Originally created 07/12/00

All-Star game lost its shine



ATLANTA -- Even before Mark McGwire's knee flared up, even before Barry Bonds' thumb chipped, and even before Greg Maddux forgot to watch out for incoming balls during batting practice, rendering all three spectators for Tuesday's All-Star game, the intrigue of this annual exhibition has receded like Joe Torre's hairline.

Let's face it, baseball's Midsummer Classic is nothing but a large pile of fluff, a three-day photo op where it's appropriate for David Wells to throw plastic baseballs at the FanFest's radar gun and for Bernie Williams to join Marc Anthony on stage and comfortably strum a guitar.

The All-Star break is just that, a respite from the season's six-month grind and a chance for fans and players to celebrate and reflect on why baseball still considers itself the national pastime.

The game, though, means little anymore, except to serve as a convenient excuse to gather overwhelming talent on one field.

Gone are the days when Pete Rose would crash into Ray Fosse to try to win in extra innings, a play that ended Fosse's career. Today's players don't emulate Joe Morgan's statements about how the National League used the All-Star game to show its dominance.

With interleague play here to stay, and the constant league-jumping among players, whatever novelty the All-Star game once purported no longer exists.

It's time for this game to re-invent itself, to break with tradition and become more than just a drop-in. Rather than pitting leagues against each other, make this game a celebration of baseball's diversity and its global manifest destiny.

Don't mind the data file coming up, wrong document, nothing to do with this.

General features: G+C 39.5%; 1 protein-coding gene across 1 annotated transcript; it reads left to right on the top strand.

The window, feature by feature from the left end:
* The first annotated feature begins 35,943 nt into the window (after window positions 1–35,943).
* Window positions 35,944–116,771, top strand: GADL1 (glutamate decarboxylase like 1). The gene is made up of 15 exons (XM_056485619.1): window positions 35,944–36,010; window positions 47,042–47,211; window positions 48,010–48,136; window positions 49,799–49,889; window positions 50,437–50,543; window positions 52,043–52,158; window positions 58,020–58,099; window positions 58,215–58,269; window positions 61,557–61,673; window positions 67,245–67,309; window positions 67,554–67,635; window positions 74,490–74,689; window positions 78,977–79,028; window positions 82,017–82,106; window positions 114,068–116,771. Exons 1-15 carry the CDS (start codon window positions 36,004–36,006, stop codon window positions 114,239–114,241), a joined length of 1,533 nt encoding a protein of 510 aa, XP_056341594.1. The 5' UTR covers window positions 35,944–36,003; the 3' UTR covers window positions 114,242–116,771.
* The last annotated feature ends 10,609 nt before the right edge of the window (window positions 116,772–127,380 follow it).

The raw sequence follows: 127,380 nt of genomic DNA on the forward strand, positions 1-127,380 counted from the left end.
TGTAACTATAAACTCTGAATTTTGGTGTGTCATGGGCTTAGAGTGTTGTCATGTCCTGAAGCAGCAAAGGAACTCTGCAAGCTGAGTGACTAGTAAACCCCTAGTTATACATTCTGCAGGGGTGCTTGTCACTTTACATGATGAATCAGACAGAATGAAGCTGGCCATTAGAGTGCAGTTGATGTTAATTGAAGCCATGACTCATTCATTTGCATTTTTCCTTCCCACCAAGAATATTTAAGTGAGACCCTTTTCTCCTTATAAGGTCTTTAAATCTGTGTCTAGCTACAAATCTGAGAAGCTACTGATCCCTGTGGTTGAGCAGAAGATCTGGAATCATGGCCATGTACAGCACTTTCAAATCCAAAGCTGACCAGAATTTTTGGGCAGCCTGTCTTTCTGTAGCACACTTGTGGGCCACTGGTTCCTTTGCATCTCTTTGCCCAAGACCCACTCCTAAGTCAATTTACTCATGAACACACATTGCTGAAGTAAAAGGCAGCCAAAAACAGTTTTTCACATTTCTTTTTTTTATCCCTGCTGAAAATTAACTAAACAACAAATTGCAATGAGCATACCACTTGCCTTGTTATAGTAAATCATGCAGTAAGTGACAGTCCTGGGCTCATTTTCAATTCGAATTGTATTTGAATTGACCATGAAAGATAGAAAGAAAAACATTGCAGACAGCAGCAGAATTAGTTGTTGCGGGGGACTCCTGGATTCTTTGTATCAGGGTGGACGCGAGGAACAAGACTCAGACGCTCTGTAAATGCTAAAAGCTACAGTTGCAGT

If baseball can open its season in Japan, travel to Cuba for exhibition games and send the Padres and Mets to Mexico, then surely it can have an All-Star game with teams comprised of American-born players vs. the world, stealing an idea the National Hockey League began in 1998.

There were 16 foreign-born players involved in Tuesday's game at Turner Field, six of whom were starters and roughly one-fourth of all involved. In All-Star history dating to 1933, 115 foreign-born players have participated, including representatives from Australia, Scotland and France.

This year's crop represents Puerto Rico, the Dominican Republic, Venezuela, Panama, Colombia, Curacao and Canada. Maybe it's time to give the foreign-born players their own All-Star team, give them Felipe Alou as the manager, and we'll see who plays a better game.

Imagine the foreign-born roster. Ivan Rodriguez (Puerto Rico) and Jorge Posada (Puerto Rico) catch. First basemen would be Delgado, Andres Galarraga (Venezuela) and Rafael Palmeiro (Cuba). At second, there's Roberto Alomar (Puerto Rice), Jose Vidro (Puerto Rico) and Florida Marlins' Luis Castillo (Dominican Republic).

Take Edgar Renteria (Colombia), Oakland's Miguel Tejada (Dominican Republic) and Cleveland's Omar Vizquel (Puerto Rico) at short, and add Tony Batista (Dominican Republic) and Edgardo Alfonzo (Venezuela) at third, and the infield appears formidable.

Move to the outfield, and an argument may be that non-Americans rule. Chose three starters from Dominicans Manny Ramirez, Sammy Sosa, Vladimir Guerrero and Raul Mondesi, from Puerto Rican Bernie Williams, from Venezuelan Magglio Ordonez, or Andruw Jones from Curacao.

Foreign-born pitching might be the weak link, but hey, Americans need an advantage somewhere, right? Still, the staff wouldn't be Milwaukee Brewer-esque.

How about Dominicans Pedro Martinez, Pedro Astacio, Armando Benitez and Antonio Alfonseca, Canadian Ryan Dempster, Koreans Chan Ho Park and Byun-Hung Kim, with Japan's Kazuhiro Sasaki and Panama's Mariano Rivera to close?

It would certainly make the night all the more appealing.

Reach Rick Dorsey at (706) 823-3219.